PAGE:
Showing 1–16 of 22 results
Small cello bows (3)
Korean cello bows$ 70.00
Sturdy beginner bow with wooden frog. Available for 4/4 and 3/4 cello.
F.P.S. small size cello bows$ 102.00
F.P.S. student cello bows.
Available in 1/4, 1/8 and 1/10 size.
3/4 size bow Carbondix “Futura” Green Crystal$ 133.00
This is a strong, playable bow for a young advancing student.
Vc63 Dictum Brazilwood cello bow$ 165.00
These Brazilwood cello bows are a step up from our Korean bows, and weigh a little on the heavier side. They best suit an advancing beginner student.
Available in 4/4, 3/4 and 1/2 size.
Vc68 C:Dix* cello bow$ 261.00
C:Dix* bows are manufactured by Dictum. They are strong, good-quality carbon fibre student bows, with nickel-silver mounts and ebony frogs.
Vc43 “Dörfler” #6A cello bow, Bubenreuth, Germany$ 270.00
The Dörfler family have owned and operated their bow making workshops in Northern Germany for four generations. They make a wide range of bows, from student models through to their “Master Bow” series. This model is Brazilwood with an ebony frog and an octagonal stick.
Vc69 Carbondix*** cello bow$ 333.00
Developed by the Dictum company, previously known as Gunther Dick, these well-made carbon fibre rayon bows have a strong, stiff stick which, nonetheless, gives both flexibility and subtlety. The finish is very good and the value for money excellent.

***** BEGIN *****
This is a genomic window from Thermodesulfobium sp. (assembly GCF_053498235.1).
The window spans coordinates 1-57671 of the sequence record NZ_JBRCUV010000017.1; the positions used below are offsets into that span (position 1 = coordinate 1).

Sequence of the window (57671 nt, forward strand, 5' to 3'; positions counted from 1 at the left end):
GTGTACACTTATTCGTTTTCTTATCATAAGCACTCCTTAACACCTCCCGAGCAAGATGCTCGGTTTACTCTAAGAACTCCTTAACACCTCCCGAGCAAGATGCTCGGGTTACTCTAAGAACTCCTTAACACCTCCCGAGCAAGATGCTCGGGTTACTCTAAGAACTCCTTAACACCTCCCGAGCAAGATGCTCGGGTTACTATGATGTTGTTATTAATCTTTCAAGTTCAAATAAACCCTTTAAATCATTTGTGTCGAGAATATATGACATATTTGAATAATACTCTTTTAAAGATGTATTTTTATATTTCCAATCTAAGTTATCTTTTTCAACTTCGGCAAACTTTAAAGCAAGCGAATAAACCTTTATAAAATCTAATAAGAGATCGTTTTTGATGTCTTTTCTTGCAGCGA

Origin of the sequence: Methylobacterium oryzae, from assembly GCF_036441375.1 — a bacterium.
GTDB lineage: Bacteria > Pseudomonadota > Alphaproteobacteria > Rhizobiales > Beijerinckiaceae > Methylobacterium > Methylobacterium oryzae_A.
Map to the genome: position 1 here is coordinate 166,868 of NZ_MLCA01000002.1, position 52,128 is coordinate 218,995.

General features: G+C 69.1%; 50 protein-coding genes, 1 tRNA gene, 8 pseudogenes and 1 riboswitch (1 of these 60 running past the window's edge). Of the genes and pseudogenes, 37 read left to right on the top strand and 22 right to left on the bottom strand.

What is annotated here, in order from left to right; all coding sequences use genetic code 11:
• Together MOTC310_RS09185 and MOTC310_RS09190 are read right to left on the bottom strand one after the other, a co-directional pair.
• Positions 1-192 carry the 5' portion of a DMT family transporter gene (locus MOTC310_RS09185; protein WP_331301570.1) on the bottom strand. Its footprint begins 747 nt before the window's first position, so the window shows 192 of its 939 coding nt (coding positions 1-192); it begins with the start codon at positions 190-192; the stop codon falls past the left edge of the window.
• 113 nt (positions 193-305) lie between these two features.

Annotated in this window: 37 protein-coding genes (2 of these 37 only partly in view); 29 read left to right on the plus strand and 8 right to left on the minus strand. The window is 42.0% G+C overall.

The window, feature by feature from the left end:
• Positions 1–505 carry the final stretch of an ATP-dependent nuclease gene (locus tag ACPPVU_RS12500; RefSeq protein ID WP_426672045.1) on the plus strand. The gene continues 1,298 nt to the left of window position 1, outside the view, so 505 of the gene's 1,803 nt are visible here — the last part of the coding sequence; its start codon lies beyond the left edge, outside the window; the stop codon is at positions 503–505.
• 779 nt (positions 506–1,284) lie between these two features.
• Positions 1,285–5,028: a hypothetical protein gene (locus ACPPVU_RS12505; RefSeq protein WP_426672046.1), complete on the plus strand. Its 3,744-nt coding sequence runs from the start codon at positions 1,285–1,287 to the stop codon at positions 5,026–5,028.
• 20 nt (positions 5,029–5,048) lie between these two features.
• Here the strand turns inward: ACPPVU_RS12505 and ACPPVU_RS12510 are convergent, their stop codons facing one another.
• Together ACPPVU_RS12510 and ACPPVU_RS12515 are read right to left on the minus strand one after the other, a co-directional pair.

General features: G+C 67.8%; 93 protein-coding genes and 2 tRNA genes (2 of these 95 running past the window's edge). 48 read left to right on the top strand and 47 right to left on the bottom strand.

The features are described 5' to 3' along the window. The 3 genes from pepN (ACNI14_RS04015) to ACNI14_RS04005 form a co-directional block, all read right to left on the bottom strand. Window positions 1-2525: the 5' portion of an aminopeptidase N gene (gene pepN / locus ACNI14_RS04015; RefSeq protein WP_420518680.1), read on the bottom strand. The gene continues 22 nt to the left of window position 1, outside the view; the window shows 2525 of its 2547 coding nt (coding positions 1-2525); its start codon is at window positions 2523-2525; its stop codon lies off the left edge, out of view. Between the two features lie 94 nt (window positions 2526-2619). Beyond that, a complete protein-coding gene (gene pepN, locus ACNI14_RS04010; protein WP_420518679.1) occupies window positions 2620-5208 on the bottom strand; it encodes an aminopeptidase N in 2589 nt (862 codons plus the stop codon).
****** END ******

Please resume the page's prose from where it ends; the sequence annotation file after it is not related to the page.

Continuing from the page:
Vc75 “Dörfler” #7A cello bow, Bubenreuth, Germany$ 365.00
The Dörfler family have owned and operated their bow making workshops in Northern Germany for four generations. They make a wide range of bows, from student models through to their “Master Bow” series. This model is Brazilwood with an ebony frog and an octagonal stick. It is a step up from the #6A model.
Vc66 “W. Dörfler” #15A cello bow, Bubenreuth, Germany$ 536.00
The Dörfler family have owned and operated their bow making workshops in Northern Germany for four generations. They make a wide range of bows, from student models through to their “Master Bow” series. Bows stamped “W. Dörfler” have strong, pernambuco sticks and ebony frogs finished with attractive abalone slides and eyes.
C389 Stamped “Bausch”, Germany, early-mid twentieth century$ 575.00
Many German-manufactured bows from the early-to-mid-twentieth century are either branded “Tourte”, after the French “father” of modern bow making, or “Bausch” after Ludwig Bausch, the well-known German bow maker who championed Tourte’s style in Germany to such an extent he became known as the “German Tourte”. This bow, with its cleanly-cut pernambuco stick, is typical of the many thousands of good “Bausch” imitations. The weight is relatively low, and would suit a lightly-builted player or one who enjoys working with more subtlety of response.
C427 Unstamped Germany, late nineteenth or early twentieth century$ 690.00
This unstamped, German cello bow comes with no glamorous pedigree, real or invented, but has enough playing qualities to stand on its own merits. The well-selected pernambuco stick is strong and well-balanced. At 78 grams, it is slightly lessr than the average cello bow weight, and would therefore suit someone of lighter build. The original whalebone and thread lapping is distinctive and in very good condition.
Start sale price: $690.00
Bow weight: 78 grams